Category: Book Club

June Book Club – “When God was a Rabbit” by Sarah Winman

Last night, the store’s book club met to discuss Sarah Winman’s When God was a Rabbit and it was interesting to find that the book was one that some loved, most enjoyed, but two really didn’t like it. The  publisher describes When God was a Rabbit as “a mesmerising portrait of childhood and growing up: the loss of innocence, eccentricity and familial bonds.  Stripped down to its bare bones, it’s the story of the unbreakable bond between a brother and sister”.  However, for more information you might like to watch this youtube video featuring an interview with the author.
I think we all agreed that there were parts that we thought were beautifully written and as a debut novel the author showed great potential.  One of the interesting aspects of the novel was the number of gay characters although this was not a theme of the novel as being gay didn’t change the way they interacted with the other characters – they were just friends and family. I found this quite refreshing and I really appreciated the normality of it.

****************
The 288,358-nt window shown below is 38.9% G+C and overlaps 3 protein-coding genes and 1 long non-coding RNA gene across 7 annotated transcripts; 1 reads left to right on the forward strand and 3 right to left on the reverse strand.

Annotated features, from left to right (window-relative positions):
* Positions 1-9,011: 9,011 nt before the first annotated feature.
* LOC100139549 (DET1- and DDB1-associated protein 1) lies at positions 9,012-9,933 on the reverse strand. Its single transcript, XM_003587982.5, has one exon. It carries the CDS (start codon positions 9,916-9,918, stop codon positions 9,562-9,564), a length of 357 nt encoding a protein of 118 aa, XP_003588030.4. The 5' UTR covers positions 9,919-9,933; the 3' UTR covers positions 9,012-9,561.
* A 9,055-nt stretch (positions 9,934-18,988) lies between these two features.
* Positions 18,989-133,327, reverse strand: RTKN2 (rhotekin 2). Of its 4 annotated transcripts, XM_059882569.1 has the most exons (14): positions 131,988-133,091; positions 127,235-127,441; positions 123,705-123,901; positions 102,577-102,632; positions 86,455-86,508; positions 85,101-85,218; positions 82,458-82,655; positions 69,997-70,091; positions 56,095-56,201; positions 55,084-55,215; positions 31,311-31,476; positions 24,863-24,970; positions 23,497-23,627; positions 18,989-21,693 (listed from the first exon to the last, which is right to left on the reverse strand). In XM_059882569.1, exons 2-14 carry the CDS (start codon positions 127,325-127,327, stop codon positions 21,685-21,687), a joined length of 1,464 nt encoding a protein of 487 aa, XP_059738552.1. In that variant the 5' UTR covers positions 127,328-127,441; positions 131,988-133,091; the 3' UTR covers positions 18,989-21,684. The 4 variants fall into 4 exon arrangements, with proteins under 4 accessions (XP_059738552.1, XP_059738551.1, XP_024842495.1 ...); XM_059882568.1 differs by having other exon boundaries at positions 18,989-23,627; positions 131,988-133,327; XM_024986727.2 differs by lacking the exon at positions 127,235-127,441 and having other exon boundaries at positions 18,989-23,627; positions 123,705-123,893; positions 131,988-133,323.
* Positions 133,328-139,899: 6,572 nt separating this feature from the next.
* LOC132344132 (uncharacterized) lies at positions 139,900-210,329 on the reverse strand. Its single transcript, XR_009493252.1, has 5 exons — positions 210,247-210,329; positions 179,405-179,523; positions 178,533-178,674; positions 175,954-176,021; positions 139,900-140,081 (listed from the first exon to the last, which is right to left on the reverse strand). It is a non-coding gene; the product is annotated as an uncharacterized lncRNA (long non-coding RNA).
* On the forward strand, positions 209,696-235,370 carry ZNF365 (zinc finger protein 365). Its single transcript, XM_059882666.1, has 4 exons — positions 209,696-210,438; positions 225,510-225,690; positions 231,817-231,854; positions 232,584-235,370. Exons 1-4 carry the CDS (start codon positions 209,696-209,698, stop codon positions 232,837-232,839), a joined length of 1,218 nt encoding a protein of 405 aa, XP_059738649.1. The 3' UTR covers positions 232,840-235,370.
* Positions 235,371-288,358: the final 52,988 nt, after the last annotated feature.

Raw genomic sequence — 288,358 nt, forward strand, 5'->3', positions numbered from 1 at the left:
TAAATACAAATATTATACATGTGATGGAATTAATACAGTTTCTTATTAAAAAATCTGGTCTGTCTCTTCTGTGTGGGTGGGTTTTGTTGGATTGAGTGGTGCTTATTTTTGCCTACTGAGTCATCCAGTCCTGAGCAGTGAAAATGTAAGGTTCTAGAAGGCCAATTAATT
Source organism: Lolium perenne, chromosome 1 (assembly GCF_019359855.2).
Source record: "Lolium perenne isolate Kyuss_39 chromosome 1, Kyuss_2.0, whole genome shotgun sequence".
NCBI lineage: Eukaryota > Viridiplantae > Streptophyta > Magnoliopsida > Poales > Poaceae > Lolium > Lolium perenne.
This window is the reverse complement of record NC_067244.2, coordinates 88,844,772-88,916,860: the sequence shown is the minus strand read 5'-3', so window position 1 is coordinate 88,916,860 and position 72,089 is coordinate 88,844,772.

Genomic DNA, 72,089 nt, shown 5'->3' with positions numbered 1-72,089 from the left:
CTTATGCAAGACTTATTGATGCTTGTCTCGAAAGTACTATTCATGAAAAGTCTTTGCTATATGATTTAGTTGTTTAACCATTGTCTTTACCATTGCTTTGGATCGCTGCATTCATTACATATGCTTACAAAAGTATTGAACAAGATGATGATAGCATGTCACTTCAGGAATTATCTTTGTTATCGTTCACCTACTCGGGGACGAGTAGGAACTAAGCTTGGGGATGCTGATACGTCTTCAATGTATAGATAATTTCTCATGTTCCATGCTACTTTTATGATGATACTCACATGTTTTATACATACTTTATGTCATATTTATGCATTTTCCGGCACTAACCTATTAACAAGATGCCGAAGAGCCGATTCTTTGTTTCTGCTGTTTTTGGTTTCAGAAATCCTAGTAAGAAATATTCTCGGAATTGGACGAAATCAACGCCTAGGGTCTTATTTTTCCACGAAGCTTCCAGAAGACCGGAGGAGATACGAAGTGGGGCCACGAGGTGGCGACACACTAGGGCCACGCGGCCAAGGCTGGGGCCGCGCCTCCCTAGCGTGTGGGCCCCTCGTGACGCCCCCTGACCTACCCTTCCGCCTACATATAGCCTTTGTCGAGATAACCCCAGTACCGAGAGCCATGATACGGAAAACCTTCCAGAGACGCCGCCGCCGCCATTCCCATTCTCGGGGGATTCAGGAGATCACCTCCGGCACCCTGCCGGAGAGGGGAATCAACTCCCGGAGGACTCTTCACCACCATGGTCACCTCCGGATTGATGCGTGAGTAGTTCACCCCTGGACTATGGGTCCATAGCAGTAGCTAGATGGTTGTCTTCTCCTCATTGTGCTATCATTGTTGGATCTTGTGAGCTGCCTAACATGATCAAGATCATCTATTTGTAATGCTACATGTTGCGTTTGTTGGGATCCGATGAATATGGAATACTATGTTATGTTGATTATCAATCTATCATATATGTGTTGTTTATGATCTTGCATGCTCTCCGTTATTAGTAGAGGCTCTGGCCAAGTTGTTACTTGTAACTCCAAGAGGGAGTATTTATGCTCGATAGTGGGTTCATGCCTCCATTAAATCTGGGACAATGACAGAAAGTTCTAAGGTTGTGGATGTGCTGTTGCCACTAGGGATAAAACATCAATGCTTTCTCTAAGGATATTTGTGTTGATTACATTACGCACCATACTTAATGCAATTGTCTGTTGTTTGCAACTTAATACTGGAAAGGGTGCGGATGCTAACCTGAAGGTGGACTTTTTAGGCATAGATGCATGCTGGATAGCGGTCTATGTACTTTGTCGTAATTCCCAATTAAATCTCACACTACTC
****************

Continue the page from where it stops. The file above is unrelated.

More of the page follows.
Surprising for me, was the reaction to the main character Elly.  Some liked her a lot, while a couple found her not very believable and considered that she narrated the story in language that a young child wouldn’t use, or that the humorous events described were a little contrived.  Having three children myself, I could imagine some of the funny events happening – the scene of the nativity play as Elly takes her revenge at being given the minor part of the innkeeper, and the Jubilee street party with Elly and Jenny singing Queen’s Bohemian Rhapsody (complete with “fig roll” instead of Figaro) as Jenny’s mother is having words with someone trying to drive their car through the street baracade.  The latter made me think of evenings with the Playstation Singstar game as we tried to ad lib to the words of a favourite song.